But the pigeons are slowly coming home to roost. In September, The Shift published an article titled “A Country Built on Dirty Money,” which highlighted that “the success of the gambling industry depends on links to the Mafia, underground criminal networks, financial crime and fraud ”.
Of course, not all iGaming companies are involved in crime, or even most. But those that are is one of the reasons Malta was put on the FATF gray list – a development which, ironically, could lead those same companies to leave Malta.
So perhaps it’s no surprise that so many industry delegates at the festival felt pressured to follow the rules. Including Prime Minister Robert Abela.
But with Austria returning to a full lockdown, the Netherlands are in partial lockdown and Germany on the verge of imposing restrictions on unvaccinated people without ruling out a full lockdown, it really isn’t the case. when neglecting preventive measures.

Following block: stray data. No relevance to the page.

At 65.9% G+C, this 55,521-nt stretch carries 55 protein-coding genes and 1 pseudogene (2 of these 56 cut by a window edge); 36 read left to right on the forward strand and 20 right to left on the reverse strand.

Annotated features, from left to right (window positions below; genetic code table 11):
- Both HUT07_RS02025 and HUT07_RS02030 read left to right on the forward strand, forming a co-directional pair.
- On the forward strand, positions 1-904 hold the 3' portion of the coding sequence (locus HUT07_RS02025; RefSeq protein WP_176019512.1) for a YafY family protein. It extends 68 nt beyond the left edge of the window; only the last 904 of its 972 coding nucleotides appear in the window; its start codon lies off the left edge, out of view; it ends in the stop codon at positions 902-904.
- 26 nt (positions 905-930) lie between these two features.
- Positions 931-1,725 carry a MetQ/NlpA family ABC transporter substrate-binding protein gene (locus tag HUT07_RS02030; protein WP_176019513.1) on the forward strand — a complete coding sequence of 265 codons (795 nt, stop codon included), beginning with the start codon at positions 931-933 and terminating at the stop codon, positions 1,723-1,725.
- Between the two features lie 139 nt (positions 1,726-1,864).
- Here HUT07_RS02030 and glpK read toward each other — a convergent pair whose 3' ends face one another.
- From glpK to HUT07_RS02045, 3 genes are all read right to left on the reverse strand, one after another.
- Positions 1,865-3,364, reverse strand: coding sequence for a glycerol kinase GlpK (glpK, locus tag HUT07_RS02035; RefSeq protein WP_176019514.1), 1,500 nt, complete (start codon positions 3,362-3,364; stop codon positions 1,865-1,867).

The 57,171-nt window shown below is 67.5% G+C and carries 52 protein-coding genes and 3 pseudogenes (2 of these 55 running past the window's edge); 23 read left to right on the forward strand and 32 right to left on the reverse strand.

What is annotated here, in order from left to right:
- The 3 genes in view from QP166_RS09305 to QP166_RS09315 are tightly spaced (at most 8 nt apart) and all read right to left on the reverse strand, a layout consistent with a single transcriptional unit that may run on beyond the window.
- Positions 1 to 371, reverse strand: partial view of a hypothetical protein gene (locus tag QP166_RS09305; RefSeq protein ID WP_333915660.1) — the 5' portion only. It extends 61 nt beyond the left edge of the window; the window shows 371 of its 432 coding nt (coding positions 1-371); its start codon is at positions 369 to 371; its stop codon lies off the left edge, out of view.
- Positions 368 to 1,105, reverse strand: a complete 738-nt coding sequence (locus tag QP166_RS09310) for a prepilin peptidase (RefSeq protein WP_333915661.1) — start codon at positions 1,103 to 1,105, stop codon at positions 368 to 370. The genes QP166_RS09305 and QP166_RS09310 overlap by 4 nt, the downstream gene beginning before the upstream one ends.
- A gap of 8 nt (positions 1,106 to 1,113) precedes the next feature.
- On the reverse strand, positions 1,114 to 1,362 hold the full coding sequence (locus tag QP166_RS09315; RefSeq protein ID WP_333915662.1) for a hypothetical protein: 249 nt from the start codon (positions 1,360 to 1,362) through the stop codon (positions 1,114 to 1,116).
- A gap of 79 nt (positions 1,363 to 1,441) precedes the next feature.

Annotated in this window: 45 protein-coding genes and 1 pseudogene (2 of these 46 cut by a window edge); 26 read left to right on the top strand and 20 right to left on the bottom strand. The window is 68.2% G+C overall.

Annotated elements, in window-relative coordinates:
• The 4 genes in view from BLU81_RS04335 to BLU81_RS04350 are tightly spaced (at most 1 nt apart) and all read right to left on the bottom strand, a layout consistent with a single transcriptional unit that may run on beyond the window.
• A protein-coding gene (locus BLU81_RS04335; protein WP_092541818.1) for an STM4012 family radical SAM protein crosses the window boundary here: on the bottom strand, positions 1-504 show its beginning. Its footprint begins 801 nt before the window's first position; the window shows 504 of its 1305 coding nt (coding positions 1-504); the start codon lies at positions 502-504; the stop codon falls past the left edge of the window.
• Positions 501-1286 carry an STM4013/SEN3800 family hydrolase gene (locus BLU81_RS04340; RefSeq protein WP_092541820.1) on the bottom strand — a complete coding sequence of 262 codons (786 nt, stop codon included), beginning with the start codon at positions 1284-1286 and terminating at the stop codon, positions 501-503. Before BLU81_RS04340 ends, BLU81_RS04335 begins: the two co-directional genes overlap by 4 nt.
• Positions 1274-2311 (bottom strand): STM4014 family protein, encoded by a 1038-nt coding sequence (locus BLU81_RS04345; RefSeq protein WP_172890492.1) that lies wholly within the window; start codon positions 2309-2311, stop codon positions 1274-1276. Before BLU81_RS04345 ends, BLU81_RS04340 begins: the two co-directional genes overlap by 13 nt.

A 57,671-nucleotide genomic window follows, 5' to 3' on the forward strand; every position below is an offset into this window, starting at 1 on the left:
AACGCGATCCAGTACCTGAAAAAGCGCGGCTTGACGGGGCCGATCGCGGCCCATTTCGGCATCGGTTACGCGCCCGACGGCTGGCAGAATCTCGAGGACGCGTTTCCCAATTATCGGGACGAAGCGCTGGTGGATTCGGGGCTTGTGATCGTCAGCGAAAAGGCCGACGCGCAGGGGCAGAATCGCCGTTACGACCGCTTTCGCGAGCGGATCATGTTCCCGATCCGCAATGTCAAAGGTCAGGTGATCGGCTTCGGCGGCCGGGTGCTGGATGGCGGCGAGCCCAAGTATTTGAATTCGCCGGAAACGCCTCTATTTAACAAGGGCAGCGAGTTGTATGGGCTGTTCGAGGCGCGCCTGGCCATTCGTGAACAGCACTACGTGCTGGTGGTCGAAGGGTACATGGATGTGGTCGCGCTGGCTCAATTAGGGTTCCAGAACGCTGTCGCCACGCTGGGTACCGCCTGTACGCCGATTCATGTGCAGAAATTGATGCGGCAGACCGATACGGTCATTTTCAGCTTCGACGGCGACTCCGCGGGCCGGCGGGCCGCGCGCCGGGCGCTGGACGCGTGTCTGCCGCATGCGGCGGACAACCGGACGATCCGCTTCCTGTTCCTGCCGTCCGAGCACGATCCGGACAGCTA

Across Europe, the number of infections and deaths is rising rapidly again, including in Malta, where the number of new cases is increasing every day, and reached 79 yesterday, up from 66 the day before. There are currently over 750 active cases. In total, there have been 38,000 infections and 462 deaths from Covid since the start of the pandemic.
The specter of summer 2020, when a big party sparked a devastating second wave of covid, once again shimmers before us. Thousands of people were expected at the SiGMA festival. The implications are alarming and maddening. I doubt anyone can forgive Abela for a repeat of this tragic blunder.